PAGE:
MUSCOGEE COUNTY, Ga. — Veterans returning home to Georgia may soon join other military members in a new dormitory reserved especially for them — in a jail.
In an attempt to break the cycle of recidivism, Sheriff John Darr created the new facility to give veteran-inmates services to help them deal with the issues often linked with decamping.
Since the veterans are grouped in the same area, they can bond with each other and receive medical treatment from a centralized location, staff said.
“We wanted to place them in with peers instead of people from other walks of life,” said Major Randy Robertson.
With mental health issues on the rise, especially in prisons, veterans who have had traumatizing experiences on tour are at increased risk of serving time behind bars.
As Darr told Fox News, “If [veterans] are not dealing with issues they may have, where are they going to go? They’re going to go to local county jails.”
One in three veterans suffer from post-traumatic stress disorder. In addition, veterans are at a higher risk for substance abuse, depressions, anxiety, economic troubles and homelessness, all of which can lead to a life of crime.
Some 67,000 veterans are homeless every night, according to an estimate from the Veterans Affairs department. A 2004 report showed that nearly 140,000 were held in state and federal prisons, not including occupants in county jails.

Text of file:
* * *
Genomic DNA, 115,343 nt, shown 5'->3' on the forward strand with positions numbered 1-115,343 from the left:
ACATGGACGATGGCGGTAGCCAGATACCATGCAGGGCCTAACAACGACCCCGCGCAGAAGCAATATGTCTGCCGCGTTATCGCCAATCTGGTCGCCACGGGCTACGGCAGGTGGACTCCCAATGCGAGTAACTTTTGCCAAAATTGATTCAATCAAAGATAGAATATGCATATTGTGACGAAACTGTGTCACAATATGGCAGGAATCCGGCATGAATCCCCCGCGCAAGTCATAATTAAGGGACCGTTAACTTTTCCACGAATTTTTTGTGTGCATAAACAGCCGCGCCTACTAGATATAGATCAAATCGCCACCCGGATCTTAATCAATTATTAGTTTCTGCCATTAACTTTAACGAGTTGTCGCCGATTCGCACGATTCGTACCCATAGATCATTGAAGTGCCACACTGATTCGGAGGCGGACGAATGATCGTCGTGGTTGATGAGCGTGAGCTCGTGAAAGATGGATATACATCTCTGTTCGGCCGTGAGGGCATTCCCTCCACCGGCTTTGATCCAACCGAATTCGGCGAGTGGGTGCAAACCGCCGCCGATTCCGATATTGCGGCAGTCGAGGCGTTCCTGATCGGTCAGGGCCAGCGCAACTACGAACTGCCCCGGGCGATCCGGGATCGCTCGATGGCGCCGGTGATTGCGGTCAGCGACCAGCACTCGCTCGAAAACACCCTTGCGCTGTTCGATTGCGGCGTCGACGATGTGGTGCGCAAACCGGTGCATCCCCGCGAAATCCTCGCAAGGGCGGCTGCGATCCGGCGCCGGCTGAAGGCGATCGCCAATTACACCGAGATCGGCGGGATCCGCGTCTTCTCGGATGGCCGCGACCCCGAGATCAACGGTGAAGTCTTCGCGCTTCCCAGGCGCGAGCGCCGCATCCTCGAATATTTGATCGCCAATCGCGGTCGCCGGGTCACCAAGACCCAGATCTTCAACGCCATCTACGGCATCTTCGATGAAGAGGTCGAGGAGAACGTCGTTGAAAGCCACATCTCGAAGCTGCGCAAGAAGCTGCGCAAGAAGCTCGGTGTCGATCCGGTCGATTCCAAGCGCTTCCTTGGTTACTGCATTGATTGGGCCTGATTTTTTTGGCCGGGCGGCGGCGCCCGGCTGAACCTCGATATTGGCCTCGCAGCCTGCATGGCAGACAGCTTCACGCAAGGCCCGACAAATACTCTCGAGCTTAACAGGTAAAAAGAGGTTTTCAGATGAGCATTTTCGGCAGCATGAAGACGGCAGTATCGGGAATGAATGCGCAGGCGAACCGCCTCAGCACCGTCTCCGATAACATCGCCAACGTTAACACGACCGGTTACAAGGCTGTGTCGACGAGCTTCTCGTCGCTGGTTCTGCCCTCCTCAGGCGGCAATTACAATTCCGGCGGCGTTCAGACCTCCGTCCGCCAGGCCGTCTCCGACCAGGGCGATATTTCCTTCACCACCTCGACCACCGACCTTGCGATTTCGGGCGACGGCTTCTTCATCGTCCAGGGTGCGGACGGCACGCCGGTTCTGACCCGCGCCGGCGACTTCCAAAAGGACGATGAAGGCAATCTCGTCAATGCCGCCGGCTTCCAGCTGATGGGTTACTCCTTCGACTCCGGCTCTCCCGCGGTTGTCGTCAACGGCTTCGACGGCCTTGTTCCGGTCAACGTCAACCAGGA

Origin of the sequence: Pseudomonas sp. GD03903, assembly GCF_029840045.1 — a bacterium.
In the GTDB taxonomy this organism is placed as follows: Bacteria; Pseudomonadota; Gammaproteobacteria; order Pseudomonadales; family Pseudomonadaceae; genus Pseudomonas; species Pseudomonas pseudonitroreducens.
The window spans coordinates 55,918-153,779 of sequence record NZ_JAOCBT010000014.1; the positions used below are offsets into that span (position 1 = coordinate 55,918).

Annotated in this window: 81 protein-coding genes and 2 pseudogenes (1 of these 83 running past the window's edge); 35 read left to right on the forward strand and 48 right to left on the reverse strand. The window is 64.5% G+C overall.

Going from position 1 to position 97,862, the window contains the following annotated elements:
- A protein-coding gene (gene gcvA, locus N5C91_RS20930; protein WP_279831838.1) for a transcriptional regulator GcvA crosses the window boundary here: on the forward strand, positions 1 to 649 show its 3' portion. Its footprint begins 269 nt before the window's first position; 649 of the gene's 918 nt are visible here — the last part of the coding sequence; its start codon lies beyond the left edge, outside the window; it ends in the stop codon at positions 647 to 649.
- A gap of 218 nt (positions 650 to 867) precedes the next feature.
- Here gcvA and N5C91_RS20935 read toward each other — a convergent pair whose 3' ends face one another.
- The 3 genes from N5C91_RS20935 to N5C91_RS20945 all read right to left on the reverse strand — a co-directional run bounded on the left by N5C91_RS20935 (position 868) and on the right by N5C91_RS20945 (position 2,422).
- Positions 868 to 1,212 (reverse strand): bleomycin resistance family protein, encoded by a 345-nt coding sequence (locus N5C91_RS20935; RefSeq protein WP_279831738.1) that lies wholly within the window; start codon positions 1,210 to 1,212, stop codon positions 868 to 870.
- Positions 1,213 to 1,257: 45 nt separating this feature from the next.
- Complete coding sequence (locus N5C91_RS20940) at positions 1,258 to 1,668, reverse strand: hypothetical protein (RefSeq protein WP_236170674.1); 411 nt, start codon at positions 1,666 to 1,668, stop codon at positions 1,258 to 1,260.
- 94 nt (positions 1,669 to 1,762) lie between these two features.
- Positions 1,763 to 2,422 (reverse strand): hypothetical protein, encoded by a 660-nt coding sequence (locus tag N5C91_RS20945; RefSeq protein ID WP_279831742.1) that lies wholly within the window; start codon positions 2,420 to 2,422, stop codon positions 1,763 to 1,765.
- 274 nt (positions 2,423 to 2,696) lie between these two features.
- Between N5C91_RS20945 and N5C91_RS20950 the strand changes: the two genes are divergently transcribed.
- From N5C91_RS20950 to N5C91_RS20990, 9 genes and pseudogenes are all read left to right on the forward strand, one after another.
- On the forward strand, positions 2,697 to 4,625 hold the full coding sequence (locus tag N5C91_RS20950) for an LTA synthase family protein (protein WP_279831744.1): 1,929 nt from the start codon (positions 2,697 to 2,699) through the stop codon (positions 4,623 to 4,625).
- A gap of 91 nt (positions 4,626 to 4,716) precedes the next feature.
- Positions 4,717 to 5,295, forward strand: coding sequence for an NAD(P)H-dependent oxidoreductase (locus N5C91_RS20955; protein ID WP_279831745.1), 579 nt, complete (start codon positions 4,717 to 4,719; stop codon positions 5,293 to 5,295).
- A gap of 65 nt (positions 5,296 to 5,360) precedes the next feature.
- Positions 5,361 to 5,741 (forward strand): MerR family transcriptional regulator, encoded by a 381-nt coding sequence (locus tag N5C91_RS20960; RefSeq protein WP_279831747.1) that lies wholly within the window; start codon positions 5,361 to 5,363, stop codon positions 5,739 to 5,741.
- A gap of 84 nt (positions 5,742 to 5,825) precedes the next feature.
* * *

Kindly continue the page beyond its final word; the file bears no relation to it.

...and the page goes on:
In the Muscogee County Jail, the 16-person dorm provides services intended to ease the strain on veteran inmates and help them transition back into society.
“The people in the veterans dorm get access to programs that will hopefully be addressing their concerns or needs,” Darr said. “When they transition back into the community we don’t have the problem [of recidivism].”
Volunteer-run services such as addiction programs, depression treatment and counseling are available to inmates. Jail officials are also partnering with community agencies to offer housing assistance.
Municipalities near military bases, like Muscogee County, are seeing a higher increase in veteran crimes than those that are not.
The veterans dorm at the Muscogee County Jail is almost filled to capacity with members from every military branch, except the Coast Guard and the Marines. The jail plans to expand the dorm to include at least 16 more beds, Robertson said.
Inmates say they like the new facility and are pleased with their treatment.
“This is the first time I’ve been in jail and it’s the place I thought I’d be,” veteran Wilbert Cox told the Columbus Ledger-Enquirer. “We’re not just thrown into the wolves’ den. There is something available to us for our service to our country.”
Blake Chester, who served in the army four years, told Fox News the facility encourages him to improve himself.
“It really gives you that feeling that you’re not pushed aside,” he said. “You haven’t slipped between the cracks and you’re still a part of something. Even if it has been a long time, you’re still a part of something and we all try to really help one another and look after one another.”